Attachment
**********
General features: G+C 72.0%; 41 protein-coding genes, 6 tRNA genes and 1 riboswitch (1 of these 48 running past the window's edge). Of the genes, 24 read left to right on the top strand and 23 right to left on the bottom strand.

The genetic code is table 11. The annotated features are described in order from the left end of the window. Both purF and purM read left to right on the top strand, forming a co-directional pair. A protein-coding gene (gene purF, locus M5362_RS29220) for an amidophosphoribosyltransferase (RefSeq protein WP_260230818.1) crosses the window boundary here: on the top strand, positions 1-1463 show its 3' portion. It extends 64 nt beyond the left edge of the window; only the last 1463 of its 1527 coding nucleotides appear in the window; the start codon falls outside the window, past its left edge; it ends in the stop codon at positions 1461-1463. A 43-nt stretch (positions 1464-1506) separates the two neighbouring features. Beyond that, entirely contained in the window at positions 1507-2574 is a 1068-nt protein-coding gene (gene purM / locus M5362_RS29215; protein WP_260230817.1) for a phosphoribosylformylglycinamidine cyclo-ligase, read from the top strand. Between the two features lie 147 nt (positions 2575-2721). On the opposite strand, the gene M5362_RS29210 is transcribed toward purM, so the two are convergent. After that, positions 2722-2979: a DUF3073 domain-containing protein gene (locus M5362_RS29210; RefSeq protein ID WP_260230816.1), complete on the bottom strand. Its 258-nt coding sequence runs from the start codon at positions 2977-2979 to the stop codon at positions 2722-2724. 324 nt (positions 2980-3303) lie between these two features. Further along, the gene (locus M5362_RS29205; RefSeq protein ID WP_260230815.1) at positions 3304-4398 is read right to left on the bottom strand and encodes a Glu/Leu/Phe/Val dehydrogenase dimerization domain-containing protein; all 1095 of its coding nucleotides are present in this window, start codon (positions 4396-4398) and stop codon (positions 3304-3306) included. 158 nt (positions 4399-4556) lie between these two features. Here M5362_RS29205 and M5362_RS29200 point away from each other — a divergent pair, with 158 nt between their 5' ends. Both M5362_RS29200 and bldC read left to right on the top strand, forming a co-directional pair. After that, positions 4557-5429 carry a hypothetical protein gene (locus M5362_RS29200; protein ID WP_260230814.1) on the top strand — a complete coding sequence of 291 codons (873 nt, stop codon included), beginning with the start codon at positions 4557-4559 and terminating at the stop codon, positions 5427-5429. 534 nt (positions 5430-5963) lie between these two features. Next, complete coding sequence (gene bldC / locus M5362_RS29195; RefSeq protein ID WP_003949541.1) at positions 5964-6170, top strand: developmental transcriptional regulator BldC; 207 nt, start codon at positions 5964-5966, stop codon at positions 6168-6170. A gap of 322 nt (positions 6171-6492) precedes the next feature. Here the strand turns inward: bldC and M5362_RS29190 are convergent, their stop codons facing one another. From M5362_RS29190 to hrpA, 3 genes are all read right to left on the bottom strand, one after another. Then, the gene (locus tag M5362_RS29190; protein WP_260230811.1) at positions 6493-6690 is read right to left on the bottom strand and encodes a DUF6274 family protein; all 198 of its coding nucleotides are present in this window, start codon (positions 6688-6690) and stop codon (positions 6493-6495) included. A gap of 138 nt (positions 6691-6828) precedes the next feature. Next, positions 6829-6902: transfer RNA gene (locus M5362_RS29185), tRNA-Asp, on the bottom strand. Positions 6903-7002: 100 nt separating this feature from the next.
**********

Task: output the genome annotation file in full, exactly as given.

General features: G+C 72.0%; 41 protein-coding genes, 6 tRNA genes and 1 riboswitch (1 of these 48 running past the window's edge). Of the genes, 24 read left to right on the top strand and 23 right to left on the bottom strand.

The genetic code is table 11. The annotated features are described in order from the left end of the window. Both purF and purM read left to right on the top strand, forming a co-directional pair. A protein-coding gene (gene purF, locus M5362_RS29220) for an amidophosphoribosyltransferase (RefSeq protein WP_260230818.1) crosses the window boundary here: on the top strand, positions 1-1463 show its 3' portion. It extends 64 nt beyond the left edge of the window; only the last 1463 of its 1527 coding nucleotides appear in the window; the start codon falls outside the window, past its left edge; it ends in the stop codon at positions 1461-1463. A 43-nt stretch (positions 1464-1506) separates the two neighbouring features. Beyond that, entirely contained in the window at positions 1507-2574 is a 1068-nt protein-coding gene (gene purM / locus M5362_RS29215; protein WP_260230817.1) for a phosphoribosylformylglycinamidine cyclo-ligase, read from the top strand. Between the two features lie 147 nt (positions 2575-2721). On the opposite strand, the gene M5362_RS29210 is transcribed toward purM, so the two are convergent. After that, positions 2722-2979: a DUF3073 domain-containing protein gene (locus M5362_RS29210; RefSeq protein ID WP_260230816.1), complete on the bottom strand. Its 258-nt coding sequence runs from the start codon at positions 2977-2979 to the stop codon at positions 2722-2724. 324 nt (positions 2980-3303) lie between these two features. Further along, the gene (locus M5362_RS29205; RefSeq protein ID WP_260230815.1) at positions 3304-4398 is read right to left on the bottom strand and encodes a Glu/Leu/Phe/Val dehydrogenase dimerization domain-containing protein; all 1095 of its coding nucleotides are present in this window, start codon (positions 4396-4398) and stop codon (positions 3304-3306) included. 158 nt (positions 4399-4556) lie between these two features. Here M5362_RS29205 and M5362_RS29200 point away from each other — a divergent pair, with 158 nt between their 5' ends. Both M5362_RS29200 and bldC read left to right on the top strand, forming a co-directional pair. After that, positions 4557-5429 carry a hypothetical protein gene (locus M5362_RS29200; protein ID WP_260230814.1) on the top strand — a complete coding sequence of 291 codons (873 nt, stop codon included), beginning with the start codon at positions 4557-4559 and terminating at the stop codon, positions 5427-5429. 534 nt (positions 5430-5963) lie between these two features. Next, complete coding sequence (gene bldC / locus M5362_RS29195; RefSeq protein ID WP_003949541.1) at positions 5964-6170, top strand: developmental transcriptional regulator BldC; 207 nt, start codon at positions 5964-5966, stop codon at positions 6168-6170. A gap of 322 nt (positions 6171-6492) precedes the next feature. Here the strand turns inward: bldC and M5362_RS29190 are convergent, their stop codons facing one another. From M5362_RS29190 to hrpA, 3 genes are all read right to left on the bottom strand, one after another. Then, the gene (locus tag M5362_RS29190; protein WP_260230811.1) at positions 6493-6690 is read right to left on the bottom strand and encodes a DUF6274 family protein; all 198 of its coding nucleotides are present in this window, start codon (positions 6688-6690) and stop codon (positions 6493-6495) included. A gap of 138 nt (positions 6691-6828) precedes the next feature. Next, positions 6829-6902: transfer RNA gene (locus M5362_RS29185), tRNA-Asp, on the bottom strand. Positions 6903-7002: 100 nt separating this feature from the next.